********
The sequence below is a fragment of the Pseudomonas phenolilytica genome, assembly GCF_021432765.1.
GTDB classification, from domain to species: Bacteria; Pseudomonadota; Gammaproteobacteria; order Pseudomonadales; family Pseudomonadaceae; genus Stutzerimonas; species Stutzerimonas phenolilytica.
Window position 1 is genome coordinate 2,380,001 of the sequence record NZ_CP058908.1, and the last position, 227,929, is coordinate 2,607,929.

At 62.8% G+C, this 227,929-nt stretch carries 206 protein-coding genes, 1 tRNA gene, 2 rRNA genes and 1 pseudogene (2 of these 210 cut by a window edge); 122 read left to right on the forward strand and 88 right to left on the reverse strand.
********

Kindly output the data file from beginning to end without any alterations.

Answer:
The sequence below is a fragment of the Pseudomonas phenolilytica genome, assembly GCF_021432765.1.
GTDB classification, from domain to species: Bacteria; Pseudomonadota; Gammaproteobacteria; order Pseudomonadales; family Pseudomonadaceae; genus Stutzerimonas; species Stutzerimonas phenolilytica.
Window position 1 is genome coordinate 2,380,001 of the sequence record NZ_CP058908.1, and the last position, 227,929, is coordinate 2,607,929.

At 62.8% G+C, this 227,929-nt stretch carries 206 protein-coding genes, 1 tRNA gene, 2 rRNA genes and 1 pseudogene (2 of these 210 cut by a window edge); 122 read left to right on the forward strand and 88 right to left on the reverse strand.